or paradoxical hypertension,
respiratory system
respiratory failure,
hypercapnia
Skin and its derivatives
Dry skin, loss of hair
thickening nail
loss of the lateral parts of eyebrows
Coloring of skin pale
with a yellowish tinge
Nervous system
Apathy, drowsiness, impaired
concentration of attention
Memory impairment
Depressive psychosis
Stupor and coma
Hyporeflexia

Musculoskeletal system
Muscle weakness
Muscular atrophy
Violation skeletoobrazovaniya in children
Gastrointestinal
Anorexia
Constipation, megacolon, ileus
sexual organs
in women: violation of the cycle according to the type of amenorrhea or menorrhagia
infertility
in men: lack of libido, reduced
potency, gynaecomastia
Metabolism
Reducing primary exchange
Weight gain, obesity
High cholesterol, hypoglycemia
Fluid retention with an increase in
tongue volume , swelling of the face, especially the eyelids
Laboratory data
Hyponatremia
Anemia
Increased creatine kinase levels
Thyroid
Goiter or its absence

Hypothyroid coma


The resolving factors are severe concomitant diseases, operations, trauma, sedation and drug use, and hypothermia.

The basis of the pathogenesis of HA is alveolar hypoventilation followed by hypoxia of vital organs, resulting in a decrease in body temperature, bradycardia and hypoglycemia. If assistance is not provided in a timely manner, a lethal outcome is possible. Mortality with GC is 60 to 90%.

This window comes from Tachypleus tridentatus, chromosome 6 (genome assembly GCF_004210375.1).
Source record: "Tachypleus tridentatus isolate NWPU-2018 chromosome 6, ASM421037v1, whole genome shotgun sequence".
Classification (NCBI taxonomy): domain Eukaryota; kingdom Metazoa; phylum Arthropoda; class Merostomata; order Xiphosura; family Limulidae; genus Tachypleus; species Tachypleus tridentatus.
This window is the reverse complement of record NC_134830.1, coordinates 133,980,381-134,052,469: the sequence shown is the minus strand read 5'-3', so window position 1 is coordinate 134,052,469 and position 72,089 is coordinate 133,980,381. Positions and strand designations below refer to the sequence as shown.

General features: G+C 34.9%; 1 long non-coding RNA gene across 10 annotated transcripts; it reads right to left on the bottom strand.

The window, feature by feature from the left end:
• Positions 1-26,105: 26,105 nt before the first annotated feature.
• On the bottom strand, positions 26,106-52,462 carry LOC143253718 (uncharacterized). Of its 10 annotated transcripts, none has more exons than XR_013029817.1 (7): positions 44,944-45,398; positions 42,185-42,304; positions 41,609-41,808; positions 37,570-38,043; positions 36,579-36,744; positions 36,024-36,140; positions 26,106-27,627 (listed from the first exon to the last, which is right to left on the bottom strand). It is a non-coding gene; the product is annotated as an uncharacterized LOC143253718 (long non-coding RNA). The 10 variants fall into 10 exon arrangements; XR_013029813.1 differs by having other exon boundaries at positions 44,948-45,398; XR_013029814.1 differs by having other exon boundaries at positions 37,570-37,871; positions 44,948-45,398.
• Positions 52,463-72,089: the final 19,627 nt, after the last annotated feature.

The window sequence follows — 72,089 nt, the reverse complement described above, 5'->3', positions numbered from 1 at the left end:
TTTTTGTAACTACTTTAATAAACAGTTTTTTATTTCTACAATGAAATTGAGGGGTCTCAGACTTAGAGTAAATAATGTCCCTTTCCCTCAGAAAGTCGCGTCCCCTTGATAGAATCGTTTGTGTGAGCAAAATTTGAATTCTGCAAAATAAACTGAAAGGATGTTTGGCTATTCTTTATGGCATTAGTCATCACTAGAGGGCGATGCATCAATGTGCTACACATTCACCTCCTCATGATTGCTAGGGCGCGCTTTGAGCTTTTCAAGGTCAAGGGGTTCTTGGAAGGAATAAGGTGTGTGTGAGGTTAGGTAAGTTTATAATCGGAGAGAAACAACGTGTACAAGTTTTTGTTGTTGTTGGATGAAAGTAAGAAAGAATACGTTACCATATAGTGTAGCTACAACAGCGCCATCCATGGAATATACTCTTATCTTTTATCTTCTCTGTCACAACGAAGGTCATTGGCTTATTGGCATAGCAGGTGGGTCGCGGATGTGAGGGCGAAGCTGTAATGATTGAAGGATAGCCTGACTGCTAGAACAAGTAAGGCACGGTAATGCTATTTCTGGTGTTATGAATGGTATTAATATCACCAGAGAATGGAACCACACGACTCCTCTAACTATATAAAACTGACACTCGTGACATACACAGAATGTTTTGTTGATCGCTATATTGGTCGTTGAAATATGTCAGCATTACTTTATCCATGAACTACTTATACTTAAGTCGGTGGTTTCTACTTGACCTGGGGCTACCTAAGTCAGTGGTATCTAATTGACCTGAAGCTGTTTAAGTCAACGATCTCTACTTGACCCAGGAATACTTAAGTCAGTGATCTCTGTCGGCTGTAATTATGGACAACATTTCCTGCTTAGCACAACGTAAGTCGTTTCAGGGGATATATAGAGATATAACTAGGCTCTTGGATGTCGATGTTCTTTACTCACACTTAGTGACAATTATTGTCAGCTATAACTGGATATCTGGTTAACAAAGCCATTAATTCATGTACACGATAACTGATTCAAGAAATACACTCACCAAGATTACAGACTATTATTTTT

The patient has all the symptoms of hypothyroidism worse. Drowsiness, disorientation, coma are expressed. The body temperature is reduced to 34-35 C, bradycardia occurs. The skin is cold, pasty.

The main symptom of HA is a decrease in body temperature. Coma is accompanied by progressive changes in the central nervous system, inhibition of all types of reflexes. Changes in the central nervous system lead to an increase in bradycardia, a decrease in blood pressure and hypoglycemia.

Disturbances from the cardiovascular system that develop in a patient with HA are often the cause of death. Peripheral hemodynamic parameters are among the first to respond to changes in the concentration of thyroid hormones. Hypothyroidism is accompanied by a decrease in heart rate (HR). Bradycardia that occurs with hypothyroidism is reversible when euthyroidism is achieved.

Another effect in hypothyroidism is a change in total peripheral vascular resistance (OPSR). Hypothyroidism causes an increase in systemic vascular resistance, which is to some extent associated with the development of diastolic arterial hypertension (AH). Diastolic hypertension with hypothyroidism is common. In patients with hypothyroidism and the presence of hypertension, the content of aldosterone and renin in the blood plasma is reduced, i.e. diastolic hypertension in hypothyroidism is hyporenin in nature.

The alleged causes of impaired vasodilating function in hypothyroidism are: a decrease in the generation of vasodilating substances and / or resistance to them of vascular smooth muscle cells; decrease in the concentration of atrial Na-uretic peptide.